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Structural Chemistry

, Volume 30, Issue 6, pp 2311–2326 | Cite as

Diarylthiazole and diarylimidazole selective COX-1 inhibitor analysis through pharmacophore modeling, virtual screening, and DFT-based approaches

  • Luminita Crisan
  • Ana Borota
  • Alina BoraEmail author
  • Liliana PacureanuEmail author
Original Research
  • 32 Downloads

Abstract

The current work is focused on in silico modeling of COX-1 inhibitors with enhanced safety gastric profile. A 5-point pharmacophore model, atom-based 3D quantitative structure-activity relationship (3D-QSAR) and electronic properties were computed for a series of COX-1 inhibitors. The best pharmacophore model AAHRR.10 consisting of two hydrogen bond acceptors, one hydrophobic site, and two rings was developed to derive a predictive, statistically significant 3D-QSAR model at three partial least square factors (R2 = 0.991, SD = 0.059, F = 278.5, Q2 = 0.682, RMSE = 0.325, Pearson’s R = 0.903, Spearman’s rho = 0.872). The AAHRR.10 hypothesis was validated by enrichment studies employing a custom-made validation dataset adopting selective COX-1 inhibitors extracted from ChEMBL and decoys generated via DUD methodology. The global reactivity descriptors, such as HOMO and LUMO energies, the HOMO-LUMO gaps, global hardness, softness, Fukui indices, and electrostatic potential, were carried out using density functional theory (DFT) to confirm the key structural features required to achieve COX-1 selectivity. Well-validated AAHRR.10 hypothesis was further used as 3D query in virtual screening of the DrugBank database to detect novel potential COX-1 inhibitors. Docking algorithm was applied to enhance the pharmacophore prediction and to recommend drugs for repositioning, which can interact selectively with COX-1.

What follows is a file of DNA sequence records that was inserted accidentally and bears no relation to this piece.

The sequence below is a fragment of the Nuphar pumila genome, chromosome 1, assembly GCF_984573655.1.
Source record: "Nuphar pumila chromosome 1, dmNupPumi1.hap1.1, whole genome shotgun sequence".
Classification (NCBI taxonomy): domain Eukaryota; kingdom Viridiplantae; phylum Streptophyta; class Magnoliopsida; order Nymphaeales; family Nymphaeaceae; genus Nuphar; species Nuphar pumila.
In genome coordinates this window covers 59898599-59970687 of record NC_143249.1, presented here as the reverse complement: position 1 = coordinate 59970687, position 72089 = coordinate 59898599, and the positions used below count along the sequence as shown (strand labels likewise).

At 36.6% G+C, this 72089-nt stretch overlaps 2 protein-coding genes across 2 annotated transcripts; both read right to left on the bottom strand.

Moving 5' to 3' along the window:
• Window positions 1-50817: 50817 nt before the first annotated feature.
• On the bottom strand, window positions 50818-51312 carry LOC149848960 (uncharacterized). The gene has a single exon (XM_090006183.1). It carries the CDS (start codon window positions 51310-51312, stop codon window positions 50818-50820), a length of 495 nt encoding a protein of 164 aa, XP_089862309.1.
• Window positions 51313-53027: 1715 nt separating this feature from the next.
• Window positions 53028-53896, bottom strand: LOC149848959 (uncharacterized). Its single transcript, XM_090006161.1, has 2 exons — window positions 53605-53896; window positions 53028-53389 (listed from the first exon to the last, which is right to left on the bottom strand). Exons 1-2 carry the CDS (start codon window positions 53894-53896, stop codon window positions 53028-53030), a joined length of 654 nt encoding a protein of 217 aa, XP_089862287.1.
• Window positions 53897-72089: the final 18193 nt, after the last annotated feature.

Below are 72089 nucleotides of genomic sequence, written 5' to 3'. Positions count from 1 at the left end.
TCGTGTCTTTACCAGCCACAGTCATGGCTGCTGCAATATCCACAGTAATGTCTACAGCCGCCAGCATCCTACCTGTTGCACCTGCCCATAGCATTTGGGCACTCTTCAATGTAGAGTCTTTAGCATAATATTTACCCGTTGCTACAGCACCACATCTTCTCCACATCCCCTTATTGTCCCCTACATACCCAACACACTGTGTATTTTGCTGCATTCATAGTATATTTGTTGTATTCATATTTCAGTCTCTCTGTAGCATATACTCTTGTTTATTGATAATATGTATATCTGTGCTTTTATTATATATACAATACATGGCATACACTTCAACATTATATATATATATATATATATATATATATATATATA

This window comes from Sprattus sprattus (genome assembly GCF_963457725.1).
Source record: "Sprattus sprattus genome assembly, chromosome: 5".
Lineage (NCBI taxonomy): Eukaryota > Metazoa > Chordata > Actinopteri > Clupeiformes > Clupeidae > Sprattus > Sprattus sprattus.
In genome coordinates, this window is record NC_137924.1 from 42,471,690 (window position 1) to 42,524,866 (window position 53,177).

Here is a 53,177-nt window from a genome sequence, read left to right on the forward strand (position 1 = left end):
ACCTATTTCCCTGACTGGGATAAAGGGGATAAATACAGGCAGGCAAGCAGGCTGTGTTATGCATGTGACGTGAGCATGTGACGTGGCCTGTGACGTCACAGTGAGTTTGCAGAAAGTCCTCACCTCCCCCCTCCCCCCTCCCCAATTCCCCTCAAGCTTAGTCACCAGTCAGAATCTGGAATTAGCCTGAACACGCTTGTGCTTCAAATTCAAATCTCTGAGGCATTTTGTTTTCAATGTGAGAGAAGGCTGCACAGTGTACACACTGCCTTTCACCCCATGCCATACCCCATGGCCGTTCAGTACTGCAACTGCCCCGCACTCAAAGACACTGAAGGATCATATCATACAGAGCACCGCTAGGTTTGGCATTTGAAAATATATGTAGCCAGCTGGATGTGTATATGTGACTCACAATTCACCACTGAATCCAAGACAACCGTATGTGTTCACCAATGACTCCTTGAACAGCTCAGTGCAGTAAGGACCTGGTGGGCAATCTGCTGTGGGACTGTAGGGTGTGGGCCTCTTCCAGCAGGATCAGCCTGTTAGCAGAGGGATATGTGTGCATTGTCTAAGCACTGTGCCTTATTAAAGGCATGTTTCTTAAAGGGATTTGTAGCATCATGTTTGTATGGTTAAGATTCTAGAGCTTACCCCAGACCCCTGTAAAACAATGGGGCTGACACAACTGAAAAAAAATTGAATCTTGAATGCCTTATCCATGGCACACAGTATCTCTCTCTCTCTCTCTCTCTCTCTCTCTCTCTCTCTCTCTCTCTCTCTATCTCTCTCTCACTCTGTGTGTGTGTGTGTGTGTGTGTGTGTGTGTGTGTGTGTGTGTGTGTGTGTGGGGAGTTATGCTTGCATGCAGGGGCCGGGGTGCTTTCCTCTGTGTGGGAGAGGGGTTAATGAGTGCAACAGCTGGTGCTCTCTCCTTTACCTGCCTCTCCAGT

Keywords

COX-1 Pharmacophore mapping DFT Global reactivity descriptors Drug repurposing 

Notes

Acknowledgments

The authors thank Dr. Ramona Curpăn (“Coriolan Dragulescu” Institute of Chemistry, Romanian Academy), for providing access to Schrödinger software acquired through the PN-II-RU-TE-2014-4-422 projects funded by CNCS-UEFISCDI Romania, to OpenEye, BIOVIA Discovery Studio, and Chemaxon for the free academic licenses.

Funding information

This project was financially supported by Project 1.2 of the “Coriolan Dragulescu” Institute of Chemistry, Romanian Academy.

Compliance with ethical standards

The authors declare that they have no conflict of interest. The authors alone are responsible for the content and writing of the paper.

Supplementary material

11224_2019_1414_MOESM1_ESM.pdf (635 kb)
ESM 1 (PDF 634 kb)

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Copyright information

© Springer Science+Business Media, LLC, part of Springer Nature 2019

Authors and Affiliations

  1. 1.“Coriolan Dragulescu” Institute of Chemistry, Romanian AcademyTimisoaraRomania

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